"Our strategy was to have the Legislature authorize the 734 positions, immediately releasing 361 for the Department to recruit and hire in the first year, and placing the remaining 373 positions in reserve,'' Jones explained late Friday. "Having hired the 361 additional staff in the first year, and reported our success back to the Legislature, phase two would begin and the remaining 373 positions would be released from the reserve to complete the hiring process."

She added, she thought they had a deal. "We believed that we had consensus in this compromise,'' she said. 

So here are some of our questions: Why did Lee and Corcoran reject the compromise? Why did they reject the recommendation from the auditors whom they hired last year for $300,000 -- as well as two other independent audits? Will staff be made available to explain how they reached this decision? Last session, lawmakers allocated more than $60 million in new money to the agency to get it stabilized, do they have evidence to show that was "more than they can swallow?"

Jones indicated Saturday she is not ready to give up on the issue.

"The department’s request to implement 8-hour shifts is an operational imperative,'' she said. "This is an inmate and officer safety issue and something that the agency will continue to fight for this session.”

Here the statement from Secretary Jones:

 “Each and every day, more than 16,000 correctional officers put their lives on the line to keep Florida’s institutions and communities safe. Our decision to transition back to 8-hour shifts is one based in data and research, as well as in the recommendations of three separate and independent audits. We strongly believe that our request for 734 additional FTE is an operational imperative that will increase both safety and security in our institutions. Since the implementation of 12-hour shifts the Department has observed significant increases in several areas that have contributed to increased risk within our facilities.

*Sick leave hours taken by officers have climbed by more than 900 hours a year even as the Department took significant cuts in FTE.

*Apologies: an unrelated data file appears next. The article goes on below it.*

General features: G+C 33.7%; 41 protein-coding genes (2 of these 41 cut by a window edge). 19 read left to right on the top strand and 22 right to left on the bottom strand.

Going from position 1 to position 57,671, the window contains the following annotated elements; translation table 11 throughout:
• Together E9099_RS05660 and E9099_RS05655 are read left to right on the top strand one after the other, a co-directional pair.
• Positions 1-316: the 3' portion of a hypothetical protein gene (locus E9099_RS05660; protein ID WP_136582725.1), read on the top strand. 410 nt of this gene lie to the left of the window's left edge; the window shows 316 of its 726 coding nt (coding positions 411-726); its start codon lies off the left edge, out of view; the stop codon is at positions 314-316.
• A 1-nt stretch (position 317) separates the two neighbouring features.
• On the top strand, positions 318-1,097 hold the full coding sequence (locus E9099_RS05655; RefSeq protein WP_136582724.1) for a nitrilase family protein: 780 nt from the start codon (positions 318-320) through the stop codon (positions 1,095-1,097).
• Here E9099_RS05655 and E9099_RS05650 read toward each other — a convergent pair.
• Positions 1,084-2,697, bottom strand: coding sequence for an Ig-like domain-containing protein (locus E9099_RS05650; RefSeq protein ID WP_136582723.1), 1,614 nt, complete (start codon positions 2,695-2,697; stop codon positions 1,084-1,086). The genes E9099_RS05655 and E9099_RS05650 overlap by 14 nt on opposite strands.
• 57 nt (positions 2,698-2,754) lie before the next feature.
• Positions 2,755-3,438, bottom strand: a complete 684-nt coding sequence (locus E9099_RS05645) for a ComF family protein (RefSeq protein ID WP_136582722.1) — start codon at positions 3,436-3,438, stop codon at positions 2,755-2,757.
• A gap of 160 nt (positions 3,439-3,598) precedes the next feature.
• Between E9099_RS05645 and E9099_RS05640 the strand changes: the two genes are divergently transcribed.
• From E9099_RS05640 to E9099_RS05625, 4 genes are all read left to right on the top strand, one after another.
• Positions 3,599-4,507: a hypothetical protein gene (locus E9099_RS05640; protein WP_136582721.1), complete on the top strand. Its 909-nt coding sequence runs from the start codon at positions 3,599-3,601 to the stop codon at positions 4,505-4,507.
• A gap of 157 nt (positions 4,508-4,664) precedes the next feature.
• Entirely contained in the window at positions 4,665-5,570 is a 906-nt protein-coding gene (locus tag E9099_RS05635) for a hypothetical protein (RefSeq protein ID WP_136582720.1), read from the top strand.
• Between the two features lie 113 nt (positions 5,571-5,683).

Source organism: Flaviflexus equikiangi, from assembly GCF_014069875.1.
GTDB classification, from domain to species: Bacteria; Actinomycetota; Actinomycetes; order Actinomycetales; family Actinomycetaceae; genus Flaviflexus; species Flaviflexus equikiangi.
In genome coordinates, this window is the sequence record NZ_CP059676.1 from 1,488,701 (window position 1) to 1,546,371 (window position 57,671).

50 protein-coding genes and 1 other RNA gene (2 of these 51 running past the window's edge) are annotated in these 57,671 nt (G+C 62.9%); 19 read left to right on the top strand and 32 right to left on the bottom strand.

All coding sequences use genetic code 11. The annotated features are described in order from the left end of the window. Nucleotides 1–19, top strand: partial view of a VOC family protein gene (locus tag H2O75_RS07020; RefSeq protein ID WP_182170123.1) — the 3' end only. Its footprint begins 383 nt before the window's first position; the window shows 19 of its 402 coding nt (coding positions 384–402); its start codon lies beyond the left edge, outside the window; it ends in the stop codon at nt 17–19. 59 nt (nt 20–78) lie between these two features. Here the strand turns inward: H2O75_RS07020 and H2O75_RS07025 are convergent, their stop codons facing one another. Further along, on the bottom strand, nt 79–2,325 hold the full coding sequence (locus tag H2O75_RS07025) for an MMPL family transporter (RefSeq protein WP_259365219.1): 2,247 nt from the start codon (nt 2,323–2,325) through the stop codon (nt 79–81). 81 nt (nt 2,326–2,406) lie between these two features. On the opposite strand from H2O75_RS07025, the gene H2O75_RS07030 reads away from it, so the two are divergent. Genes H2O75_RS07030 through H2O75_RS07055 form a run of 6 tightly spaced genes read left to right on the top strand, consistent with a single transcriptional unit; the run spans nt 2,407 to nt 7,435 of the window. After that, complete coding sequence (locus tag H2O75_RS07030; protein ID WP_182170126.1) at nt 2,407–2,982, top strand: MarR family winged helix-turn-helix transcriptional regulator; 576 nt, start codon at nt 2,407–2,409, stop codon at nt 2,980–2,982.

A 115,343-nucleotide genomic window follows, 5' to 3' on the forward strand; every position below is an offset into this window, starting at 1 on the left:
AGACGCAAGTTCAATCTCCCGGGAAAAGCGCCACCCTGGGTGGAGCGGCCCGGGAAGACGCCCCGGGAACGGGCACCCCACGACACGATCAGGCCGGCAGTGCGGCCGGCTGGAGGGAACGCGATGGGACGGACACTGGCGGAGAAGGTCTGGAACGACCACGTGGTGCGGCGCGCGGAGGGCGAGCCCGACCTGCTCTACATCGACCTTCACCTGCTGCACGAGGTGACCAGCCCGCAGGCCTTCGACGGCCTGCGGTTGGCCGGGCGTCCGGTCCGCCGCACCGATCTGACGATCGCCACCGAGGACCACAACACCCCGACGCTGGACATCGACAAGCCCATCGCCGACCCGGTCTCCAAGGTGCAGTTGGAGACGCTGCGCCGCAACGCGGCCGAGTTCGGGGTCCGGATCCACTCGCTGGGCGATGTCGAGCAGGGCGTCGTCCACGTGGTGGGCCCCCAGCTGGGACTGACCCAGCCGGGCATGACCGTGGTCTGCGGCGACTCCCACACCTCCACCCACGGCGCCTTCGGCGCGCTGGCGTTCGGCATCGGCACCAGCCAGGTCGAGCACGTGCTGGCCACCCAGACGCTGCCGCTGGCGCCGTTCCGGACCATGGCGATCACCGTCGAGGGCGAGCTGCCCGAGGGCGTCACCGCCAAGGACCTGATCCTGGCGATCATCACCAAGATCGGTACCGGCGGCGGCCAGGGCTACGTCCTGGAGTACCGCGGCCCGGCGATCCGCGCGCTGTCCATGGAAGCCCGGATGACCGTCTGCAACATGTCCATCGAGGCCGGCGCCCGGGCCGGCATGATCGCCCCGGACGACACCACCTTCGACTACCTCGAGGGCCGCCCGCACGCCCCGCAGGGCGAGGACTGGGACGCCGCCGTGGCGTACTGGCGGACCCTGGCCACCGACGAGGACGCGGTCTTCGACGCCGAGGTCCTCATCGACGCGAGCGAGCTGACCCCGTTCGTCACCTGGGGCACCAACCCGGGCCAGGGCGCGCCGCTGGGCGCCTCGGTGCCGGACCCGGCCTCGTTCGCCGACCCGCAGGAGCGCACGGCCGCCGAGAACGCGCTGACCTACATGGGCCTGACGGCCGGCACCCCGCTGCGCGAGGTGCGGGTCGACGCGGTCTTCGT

*Staff overtime has risen dramatically from $11m to more than $36m.

*Referrals to the Employee Assistance Program for staff have increased from 1,096 to nearly 1,500.

*The occurrence of violent incidents has increased since the 12-hour shift implementation. Inmate-on-inmate assaults rose from 2,331 to 3,409. Similarly, inmate-on-staff assaults rose from 749 to 793.

*Contraband recovery has hit record highs, jumping from 8,012 items recovered to more than 10,300 items recovered.

The Department has spent the last year implementing new policy and making needed improvements to our infrastructure. Centralization of staff, process improvement and budget realignment has made a dramatic difference in the Department’s ability to operate efficiently at all levels.

While there has been concern over the Department’s vacancies, we believe that our request for 734 additional positions is a calculated resolution to this issue. With the return to 8-hour shifts, the Department will reduce overtime and fill positions we’ve held vacant to feed our current overtime expenses.

As we move through the final stages of our state’s budget process, I hope that our lawmakers recognize the progress the Department has made since their investment last year. I ask that our leaders place their trust in our agency and build upon the good work that has been accomplished since last session.”

[Last modified: Saturday, March 5, 2016 7:48pm]